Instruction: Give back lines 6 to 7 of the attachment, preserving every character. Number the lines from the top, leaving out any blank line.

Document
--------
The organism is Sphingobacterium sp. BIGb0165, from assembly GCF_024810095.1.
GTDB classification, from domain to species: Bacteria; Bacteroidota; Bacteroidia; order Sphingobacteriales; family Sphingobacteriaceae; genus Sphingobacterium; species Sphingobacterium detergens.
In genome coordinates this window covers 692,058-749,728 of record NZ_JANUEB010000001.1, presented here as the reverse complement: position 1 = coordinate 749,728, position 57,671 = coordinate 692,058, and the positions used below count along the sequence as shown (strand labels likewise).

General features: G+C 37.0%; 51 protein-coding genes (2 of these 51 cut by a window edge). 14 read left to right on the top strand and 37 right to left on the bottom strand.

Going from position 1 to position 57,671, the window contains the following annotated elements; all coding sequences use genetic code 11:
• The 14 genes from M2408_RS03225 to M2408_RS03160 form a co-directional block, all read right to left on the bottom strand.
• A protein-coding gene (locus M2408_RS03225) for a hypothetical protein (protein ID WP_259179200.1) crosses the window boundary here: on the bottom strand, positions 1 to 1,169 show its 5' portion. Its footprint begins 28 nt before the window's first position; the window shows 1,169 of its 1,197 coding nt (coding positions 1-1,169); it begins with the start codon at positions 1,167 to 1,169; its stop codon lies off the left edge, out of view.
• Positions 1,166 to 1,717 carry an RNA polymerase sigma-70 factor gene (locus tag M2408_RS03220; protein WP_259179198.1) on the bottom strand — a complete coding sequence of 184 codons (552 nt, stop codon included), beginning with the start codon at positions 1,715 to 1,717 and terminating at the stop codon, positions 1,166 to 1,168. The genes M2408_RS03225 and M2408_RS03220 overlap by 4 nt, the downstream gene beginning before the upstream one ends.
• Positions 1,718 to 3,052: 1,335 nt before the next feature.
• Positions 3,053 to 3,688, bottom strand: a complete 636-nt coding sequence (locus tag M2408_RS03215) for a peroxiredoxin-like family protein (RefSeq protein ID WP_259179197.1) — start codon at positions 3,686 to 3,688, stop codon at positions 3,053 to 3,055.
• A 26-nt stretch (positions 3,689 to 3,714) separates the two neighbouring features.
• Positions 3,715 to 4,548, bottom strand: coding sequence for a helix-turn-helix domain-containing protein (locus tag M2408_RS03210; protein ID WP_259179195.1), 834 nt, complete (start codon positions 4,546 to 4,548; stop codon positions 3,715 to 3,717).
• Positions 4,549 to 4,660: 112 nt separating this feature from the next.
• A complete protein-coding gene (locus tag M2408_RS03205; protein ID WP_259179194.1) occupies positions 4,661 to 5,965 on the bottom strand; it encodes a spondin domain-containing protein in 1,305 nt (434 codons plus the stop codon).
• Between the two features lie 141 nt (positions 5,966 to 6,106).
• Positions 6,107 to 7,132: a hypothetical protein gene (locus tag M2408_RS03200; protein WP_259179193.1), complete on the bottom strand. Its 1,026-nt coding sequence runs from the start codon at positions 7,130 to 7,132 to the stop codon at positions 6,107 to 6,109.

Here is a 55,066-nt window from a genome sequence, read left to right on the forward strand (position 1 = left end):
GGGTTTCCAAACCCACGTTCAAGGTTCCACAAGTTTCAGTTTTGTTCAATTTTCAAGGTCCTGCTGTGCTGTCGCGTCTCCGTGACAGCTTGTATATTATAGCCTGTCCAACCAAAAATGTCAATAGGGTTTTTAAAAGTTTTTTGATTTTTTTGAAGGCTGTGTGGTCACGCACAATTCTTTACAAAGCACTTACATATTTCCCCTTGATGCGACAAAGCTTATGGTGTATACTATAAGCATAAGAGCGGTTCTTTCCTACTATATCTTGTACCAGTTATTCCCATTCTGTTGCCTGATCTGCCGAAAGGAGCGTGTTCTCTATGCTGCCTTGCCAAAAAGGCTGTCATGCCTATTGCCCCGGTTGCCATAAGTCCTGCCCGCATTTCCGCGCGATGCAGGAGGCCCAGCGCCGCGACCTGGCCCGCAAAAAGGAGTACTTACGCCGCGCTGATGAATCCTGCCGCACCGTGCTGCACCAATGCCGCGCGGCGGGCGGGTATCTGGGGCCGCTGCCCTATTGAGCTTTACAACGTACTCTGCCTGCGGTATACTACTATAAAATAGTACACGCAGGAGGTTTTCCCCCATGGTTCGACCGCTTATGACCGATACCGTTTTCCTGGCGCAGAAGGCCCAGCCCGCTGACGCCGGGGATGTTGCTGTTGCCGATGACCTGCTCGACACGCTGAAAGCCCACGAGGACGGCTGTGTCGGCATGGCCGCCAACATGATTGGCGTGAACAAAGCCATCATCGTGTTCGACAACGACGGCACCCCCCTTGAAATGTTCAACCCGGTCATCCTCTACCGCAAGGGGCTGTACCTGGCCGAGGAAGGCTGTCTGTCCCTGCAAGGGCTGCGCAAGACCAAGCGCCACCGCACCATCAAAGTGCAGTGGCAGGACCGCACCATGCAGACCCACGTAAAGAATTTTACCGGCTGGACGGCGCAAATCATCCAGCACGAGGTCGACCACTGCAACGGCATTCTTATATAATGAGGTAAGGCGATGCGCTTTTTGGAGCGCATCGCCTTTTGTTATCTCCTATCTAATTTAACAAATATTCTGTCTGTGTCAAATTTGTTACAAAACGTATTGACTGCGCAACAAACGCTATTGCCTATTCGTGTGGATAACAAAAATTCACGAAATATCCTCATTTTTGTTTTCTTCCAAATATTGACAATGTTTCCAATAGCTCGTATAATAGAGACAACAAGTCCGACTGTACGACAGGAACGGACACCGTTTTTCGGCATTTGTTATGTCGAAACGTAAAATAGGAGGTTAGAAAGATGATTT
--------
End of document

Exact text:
• The 14 genes from M2408_RS03225 to M2408_RS03160 form a co-directional block, all read right to left on the bottom strand.
• A protein-coding gene (locus M2408_RS03225) for a hypothetical protein (protein ID WP_259179200.1) crosses the window boundary here: on the bottom strand, positions 1 to 1,169 show its 5' portion. Its footprint begins 28 nt before the window's first position; the window shows 1,169 of its 1,197 coding nt (coding positions 1-1,169); it begins with the start codon at positions 1,167 to 1,169; its stop codon lies off the left edge, out of view.